If you’re looking for a job in entertainment, the first thing you’ll need to know is networking is key. You must be willing to put yourself out there in order to land the job of your dreams. One of the best ways you can prepare for a networking event is by putting together the perfect elevator pitch. The elevator interview was termed as such because this pitch needs to be 30-seconds or less – the time it would take to make it to another floor. The entertainment industry is very fast-paced, and those already on the inside are very busy. Preparing your speech can be an effective tool for marketing yourself in the few seconds you may have to meet with someone, according to Forbes.
So, what the basics of this concise verbal resume? Just like a written one, you’ll need to have a straightforward objective. Clarify your goal in one or two sentences. You’ll need to have a solid understanding of who you are and the specific position you are pursuing. Then, write it down.
Writing down your goal will act as a visual aid, so you can tweak it to perfection. In very few words, you’ll need to tell your audience who you are, what you do, and any experience you have. For example, “Hi, I’m John Smith. I am a fitness model with five years of experience looking for shoots in the Chicago area.” Edit and re-edit as need, especially as your goals change.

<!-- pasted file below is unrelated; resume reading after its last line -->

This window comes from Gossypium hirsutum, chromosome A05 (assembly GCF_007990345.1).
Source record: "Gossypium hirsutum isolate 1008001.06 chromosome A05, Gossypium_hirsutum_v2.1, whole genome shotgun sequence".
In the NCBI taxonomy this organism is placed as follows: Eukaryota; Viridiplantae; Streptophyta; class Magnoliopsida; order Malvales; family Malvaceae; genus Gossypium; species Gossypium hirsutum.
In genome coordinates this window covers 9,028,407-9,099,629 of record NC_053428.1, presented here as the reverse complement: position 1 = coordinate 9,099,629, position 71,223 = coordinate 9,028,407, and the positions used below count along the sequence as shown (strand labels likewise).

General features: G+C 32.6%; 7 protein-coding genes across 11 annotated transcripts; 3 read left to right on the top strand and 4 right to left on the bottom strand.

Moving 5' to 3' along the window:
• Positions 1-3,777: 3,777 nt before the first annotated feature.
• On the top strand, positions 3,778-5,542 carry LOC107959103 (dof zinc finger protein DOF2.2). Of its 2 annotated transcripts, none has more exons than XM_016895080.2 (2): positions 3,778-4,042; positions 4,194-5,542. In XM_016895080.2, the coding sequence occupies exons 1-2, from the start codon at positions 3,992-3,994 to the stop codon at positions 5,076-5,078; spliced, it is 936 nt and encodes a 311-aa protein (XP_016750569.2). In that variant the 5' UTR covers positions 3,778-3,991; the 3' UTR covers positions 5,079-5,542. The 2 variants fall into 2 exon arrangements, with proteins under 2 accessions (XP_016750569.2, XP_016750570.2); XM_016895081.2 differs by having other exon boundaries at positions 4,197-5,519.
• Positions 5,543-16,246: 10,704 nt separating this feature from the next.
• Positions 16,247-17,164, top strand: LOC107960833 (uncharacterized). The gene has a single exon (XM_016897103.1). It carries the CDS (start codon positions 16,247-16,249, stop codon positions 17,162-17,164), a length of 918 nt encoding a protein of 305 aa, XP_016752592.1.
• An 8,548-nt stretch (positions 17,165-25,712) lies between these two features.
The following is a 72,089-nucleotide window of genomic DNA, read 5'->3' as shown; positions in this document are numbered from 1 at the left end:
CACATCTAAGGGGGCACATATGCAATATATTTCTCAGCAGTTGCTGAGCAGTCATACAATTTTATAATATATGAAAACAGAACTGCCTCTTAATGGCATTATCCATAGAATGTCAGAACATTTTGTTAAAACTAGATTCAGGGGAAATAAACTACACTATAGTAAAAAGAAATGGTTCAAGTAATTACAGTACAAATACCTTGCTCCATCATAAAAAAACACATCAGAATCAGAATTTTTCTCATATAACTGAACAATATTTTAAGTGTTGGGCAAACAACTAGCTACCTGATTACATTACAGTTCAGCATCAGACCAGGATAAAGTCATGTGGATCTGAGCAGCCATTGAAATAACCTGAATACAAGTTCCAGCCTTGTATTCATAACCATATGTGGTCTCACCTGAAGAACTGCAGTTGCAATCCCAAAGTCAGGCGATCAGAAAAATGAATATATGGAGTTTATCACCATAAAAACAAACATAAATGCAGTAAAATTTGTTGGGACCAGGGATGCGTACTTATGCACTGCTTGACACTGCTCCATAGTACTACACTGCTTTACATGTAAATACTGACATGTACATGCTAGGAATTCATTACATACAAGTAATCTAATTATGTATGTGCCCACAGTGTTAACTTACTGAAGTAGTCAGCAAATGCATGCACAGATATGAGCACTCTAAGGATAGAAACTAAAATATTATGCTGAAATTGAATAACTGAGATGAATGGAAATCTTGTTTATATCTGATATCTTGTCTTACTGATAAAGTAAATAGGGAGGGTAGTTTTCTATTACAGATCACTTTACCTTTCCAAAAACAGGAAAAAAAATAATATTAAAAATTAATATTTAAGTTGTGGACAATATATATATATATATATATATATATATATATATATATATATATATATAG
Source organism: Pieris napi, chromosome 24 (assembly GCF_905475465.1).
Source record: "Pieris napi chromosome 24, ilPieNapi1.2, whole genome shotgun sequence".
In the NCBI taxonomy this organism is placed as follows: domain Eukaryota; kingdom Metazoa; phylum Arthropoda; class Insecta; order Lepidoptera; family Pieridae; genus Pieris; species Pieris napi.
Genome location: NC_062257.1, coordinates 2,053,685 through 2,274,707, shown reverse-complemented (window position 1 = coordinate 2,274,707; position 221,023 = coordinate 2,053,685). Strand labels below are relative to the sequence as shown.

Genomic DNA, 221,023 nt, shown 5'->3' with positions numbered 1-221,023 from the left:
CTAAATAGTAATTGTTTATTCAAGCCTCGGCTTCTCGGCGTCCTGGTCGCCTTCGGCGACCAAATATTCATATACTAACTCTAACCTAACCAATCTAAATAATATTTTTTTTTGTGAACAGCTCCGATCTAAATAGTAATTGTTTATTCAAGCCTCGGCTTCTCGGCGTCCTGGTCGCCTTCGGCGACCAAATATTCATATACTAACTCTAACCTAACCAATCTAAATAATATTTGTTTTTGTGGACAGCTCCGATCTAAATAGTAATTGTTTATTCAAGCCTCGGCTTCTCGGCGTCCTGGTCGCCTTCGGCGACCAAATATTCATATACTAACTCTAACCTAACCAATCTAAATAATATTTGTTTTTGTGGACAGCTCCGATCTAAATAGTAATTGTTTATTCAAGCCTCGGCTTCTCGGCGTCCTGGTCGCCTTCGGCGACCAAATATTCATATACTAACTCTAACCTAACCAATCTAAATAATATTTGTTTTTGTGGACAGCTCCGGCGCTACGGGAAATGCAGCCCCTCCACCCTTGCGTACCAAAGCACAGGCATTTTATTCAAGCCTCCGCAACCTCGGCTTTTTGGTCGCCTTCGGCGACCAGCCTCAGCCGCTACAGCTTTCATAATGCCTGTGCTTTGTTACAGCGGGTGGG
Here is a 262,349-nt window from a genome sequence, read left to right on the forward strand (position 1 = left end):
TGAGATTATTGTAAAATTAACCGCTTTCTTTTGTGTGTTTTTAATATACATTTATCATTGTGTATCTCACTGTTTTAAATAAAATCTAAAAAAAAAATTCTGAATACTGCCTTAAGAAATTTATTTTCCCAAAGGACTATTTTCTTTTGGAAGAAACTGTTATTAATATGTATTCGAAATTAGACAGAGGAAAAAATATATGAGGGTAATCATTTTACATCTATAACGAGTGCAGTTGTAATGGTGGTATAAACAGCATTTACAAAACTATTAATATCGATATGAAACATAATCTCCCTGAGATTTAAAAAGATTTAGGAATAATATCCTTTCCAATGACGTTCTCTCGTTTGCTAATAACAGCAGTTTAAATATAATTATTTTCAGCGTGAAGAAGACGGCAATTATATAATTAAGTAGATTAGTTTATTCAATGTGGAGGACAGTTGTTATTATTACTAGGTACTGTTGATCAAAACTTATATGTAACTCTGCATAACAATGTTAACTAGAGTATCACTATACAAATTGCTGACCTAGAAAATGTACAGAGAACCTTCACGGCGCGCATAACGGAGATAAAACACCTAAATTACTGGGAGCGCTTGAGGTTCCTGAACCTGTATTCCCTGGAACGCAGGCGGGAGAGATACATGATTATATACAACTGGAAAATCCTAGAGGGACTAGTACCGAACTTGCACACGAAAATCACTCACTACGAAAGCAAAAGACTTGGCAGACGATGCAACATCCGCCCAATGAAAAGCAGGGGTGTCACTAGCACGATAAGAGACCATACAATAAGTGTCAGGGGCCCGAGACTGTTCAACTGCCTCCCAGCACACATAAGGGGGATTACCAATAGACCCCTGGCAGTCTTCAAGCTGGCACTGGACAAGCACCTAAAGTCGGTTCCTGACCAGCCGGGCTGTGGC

Be careful not to deliver a pitch that’s too ego-centric. Remember who your audience is and tailor it to their needs. Decision-makers are only interested in working with candidates who will help them fill business needs. If you are pitching to a casting director who is looking for 20-something singles willing to do a commercial for a dating site, in a few seconds or less you’ll need to offer your age, your relationship status, and why you’d be perfect for the ad. Do you have any prior commercial acting experience? If so, you’ll want to slip this in.
Once you’ve written down your speech and tweaked it to the best of your ability, read it aloud to yourself to make sure it actually flows when spoken. Then, practice until you’ve committed it to memory. Just like any other dialogue, this one will need seem unrehearsed. Position yourself at industry events and opportunities where you’ll bump elbows with the pros and be prepared to deliver!